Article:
December 07, 2006

A Kuranian take on the religious gender gap

Bryan Caplan offers the following explanation for why the religiosity gap between men and women grows as societies modernize:

1. Men and women have different cognitive orientations - a difference that is in large part genetic. As the Myers-Briggs personality test powerfully confirms, men are more Thinking, and women are more Feeling. (Or if you prefer the Five Factor Model, men are less Agreeable).

On a deep level, then, men are more inclined to want some hard proof that religious claims are true, while women are more willing to take religious teachings on faith because they sound nice. Burn me at the stake if you must, but it's true.

2. As the great Timur Kuran persuasively argues, social pressure leads to "preference falsification." If other people hassle you for lacking piety - as they do in traditional societies - people will pretend to be pious even if they aren't. The weaker the social pressure, the more sincere people become.

In traditional societies, then, men keep their irreligion to themselves and pretend to be as religious as women. (As Kuran emphasizes, preference falsication also inhibits communication, so men who would be open to irreligious arguments are less likely to ever hear and adopt them).

I don't necessarily disagree (many factors are obviously involved), but I can think of a simpler explanation. Evolution has created in men a fundamental (even existential) interest in power. In traditional cultures, sectarian and secular power centers are strongly entwined, if not one and the same. As the two unravel in modern societies, men pursuing the latter will necessarily lose interest in the former, as rendering unto Caesar and mammon takes up more and more time and effort (though with bigger and bigger payoffs).

The "gender gap" remains much narrower in places like Utah, where religious devotion still counts strongly towards economic power and political influence. Nor do I think pretense has much to do with it (though appearances count). Most men just aren't that subtle. It's an "in for a penny, in for a pound" type of thing, also the reason for the First Amendment.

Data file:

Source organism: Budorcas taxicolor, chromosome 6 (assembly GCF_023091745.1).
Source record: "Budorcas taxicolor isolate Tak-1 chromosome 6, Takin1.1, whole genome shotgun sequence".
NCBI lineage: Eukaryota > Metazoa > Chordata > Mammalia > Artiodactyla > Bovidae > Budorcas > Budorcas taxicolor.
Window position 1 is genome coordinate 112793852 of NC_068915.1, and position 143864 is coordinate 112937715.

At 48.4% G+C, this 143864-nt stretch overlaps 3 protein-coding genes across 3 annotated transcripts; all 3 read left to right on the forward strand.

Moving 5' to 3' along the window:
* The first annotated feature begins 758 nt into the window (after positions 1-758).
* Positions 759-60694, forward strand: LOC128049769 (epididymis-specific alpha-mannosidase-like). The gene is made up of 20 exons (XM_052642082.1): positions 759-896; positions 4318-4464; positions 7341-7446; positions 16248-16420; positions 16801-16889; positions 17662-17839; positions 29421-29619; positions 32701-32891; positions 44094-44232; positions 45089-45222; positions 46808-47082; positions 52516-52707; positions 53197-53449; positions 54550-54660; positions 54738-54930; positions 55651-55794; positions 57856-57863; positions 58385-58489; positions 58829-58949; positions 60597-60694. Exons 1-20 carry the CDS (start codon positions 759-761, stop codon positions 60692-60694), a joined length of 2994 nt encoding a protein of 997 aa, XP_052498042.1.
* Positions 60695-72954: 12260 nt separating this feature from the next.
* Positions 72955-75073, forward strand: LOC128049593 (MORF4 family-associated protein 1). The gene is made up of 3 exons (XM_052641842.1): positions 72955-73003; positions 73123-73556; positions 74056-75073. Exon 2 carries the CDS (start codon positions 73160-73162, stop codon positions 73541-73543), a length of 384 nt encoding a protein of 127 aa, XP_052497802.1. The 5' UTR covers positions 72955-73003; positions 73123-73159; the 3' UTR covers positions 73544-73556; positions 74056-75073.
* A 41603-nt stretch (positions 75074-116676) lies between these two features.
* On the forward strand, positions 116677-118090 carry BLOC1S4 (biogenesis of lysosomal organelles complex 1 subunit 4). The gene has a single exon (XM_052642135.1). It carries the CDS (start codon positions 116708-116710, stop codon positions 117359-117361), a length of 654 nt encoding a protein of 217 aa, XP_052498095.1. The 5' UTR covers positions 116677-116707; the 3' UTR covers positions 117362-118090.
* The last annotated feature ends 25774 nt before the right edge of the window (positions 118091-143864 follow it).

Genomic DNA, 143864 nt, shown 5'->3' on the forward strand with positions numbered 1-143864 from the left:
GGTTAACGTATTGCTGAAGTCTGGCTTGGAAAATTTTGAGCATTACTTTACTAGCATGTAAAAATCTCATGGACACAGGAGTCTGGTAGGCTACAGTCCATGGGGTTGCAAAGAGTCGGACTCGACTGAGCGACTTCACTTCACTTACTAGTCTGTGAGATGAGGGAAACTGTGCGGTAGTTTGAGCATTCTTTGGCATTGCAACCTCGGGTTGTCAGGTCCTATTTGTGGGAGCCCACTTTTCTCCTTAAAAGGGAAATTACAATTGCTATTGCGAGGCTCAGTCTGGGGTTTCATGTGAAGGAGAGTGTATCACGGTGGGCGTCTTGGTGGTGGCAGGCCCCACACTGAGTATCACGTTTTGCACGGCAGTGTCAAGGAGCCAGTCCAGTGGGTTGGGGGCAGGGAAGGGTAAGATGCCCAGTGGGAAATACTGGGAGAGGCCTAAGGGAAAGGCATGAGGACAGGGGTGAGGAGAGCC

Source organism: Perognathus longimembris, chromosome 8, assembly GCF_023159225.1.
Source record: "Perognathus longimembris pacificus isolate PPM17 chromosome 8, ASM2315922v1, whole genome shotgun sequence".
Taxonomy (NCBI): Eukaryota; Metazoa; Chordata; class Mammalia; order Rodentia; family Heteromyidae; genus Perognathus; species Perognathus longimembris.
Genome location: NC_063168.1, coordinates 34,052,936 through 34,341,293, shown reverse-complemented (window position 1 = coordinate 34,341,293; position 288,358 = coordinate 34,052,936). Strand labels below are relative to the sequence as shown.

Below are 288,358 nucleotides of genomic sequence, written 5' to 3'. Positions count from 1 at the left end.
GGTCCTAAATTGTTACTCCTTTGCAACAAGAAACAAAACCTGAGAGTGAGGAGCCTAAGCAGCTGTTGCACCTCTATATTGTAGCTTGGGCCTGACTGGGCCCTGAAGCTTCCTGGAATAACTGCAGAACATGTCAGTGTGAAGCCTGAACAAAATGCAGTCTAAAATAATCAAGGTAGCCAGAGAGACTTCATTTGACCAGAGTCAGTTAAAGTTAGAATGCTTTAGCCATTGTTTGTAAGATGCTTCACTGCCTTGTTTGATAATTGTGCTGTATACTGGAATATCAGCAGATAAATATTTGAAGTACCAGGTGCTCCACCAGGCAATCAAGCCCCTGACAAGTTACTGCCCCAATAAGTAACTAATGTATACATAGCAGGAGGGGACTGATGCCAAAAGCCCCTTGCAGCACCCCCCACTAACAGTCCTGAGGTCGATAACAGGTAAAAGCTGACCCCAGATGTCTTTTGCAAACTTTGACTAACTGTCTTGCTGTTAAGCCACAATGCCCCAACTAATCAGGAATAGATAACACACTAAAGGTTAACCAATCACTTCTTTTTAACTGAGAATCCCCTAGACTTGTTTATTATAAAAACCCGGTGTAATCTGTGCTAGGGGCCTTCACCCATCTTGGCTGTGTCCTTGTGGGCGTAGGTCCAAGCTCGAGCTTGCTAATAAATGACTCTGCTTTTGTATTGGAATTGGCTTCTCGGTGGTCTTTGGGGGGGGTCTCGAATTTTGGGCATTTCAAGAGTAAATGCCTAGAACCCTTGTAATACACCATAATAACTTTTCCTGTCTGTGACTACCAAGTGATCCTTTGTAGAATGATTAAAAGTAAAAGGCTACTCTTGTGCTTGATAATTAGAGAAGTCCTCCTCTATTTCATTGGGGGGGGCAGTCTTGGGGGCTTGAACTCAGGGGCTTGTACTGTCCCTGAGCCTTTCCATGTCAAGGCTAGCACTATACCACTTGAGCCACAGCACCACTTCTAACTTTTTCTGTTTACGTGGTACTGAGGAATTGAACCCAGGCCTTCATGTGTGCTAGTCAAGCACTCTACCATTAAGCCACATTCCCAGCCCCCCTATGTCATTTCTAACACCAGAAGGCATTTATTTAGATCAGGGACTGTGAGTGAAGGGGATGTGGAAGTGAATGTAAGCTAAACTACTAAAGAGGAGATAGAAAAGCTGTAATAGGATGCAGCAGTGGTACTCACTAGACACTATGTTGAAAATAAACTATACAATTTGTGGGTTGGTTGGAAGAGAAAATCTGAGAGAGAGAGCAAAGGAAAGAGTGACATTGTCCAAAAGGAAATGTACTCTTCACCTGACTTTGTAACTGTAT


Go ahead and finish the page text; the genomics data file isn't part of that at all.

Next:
And as stated above, more sectarian communities also give greater social cover to those men who, of their own volition, sincerely wish to spend more time rendering unto God, just as secular pressures give cover to those men who were never interested in religion in the first place. This leaves the happy middle to those of us not particularly captivated by either extreme.


My sister points out the most blatant fact overlooked in the preceeding analysis: that most religions are founded by men and are run by men. To which I add that religions (even the wackiest of cults) are organizations, and have thus to be run by someone, and men love running things. It's called "setting the agenda." My own explanation for religious patriarchy is that the promise of being in charge gives men a much greater incentive to become and stay involved. (And drives away men terrified by that same prospect.)

This nexus between power and organization means that the success of a religion in the social and political context can largely be explained in terms of pure utility, a fact missed by those who focus primarily on the rationality of theology, or the gulf between belief and practice. But that is an argument for another day.

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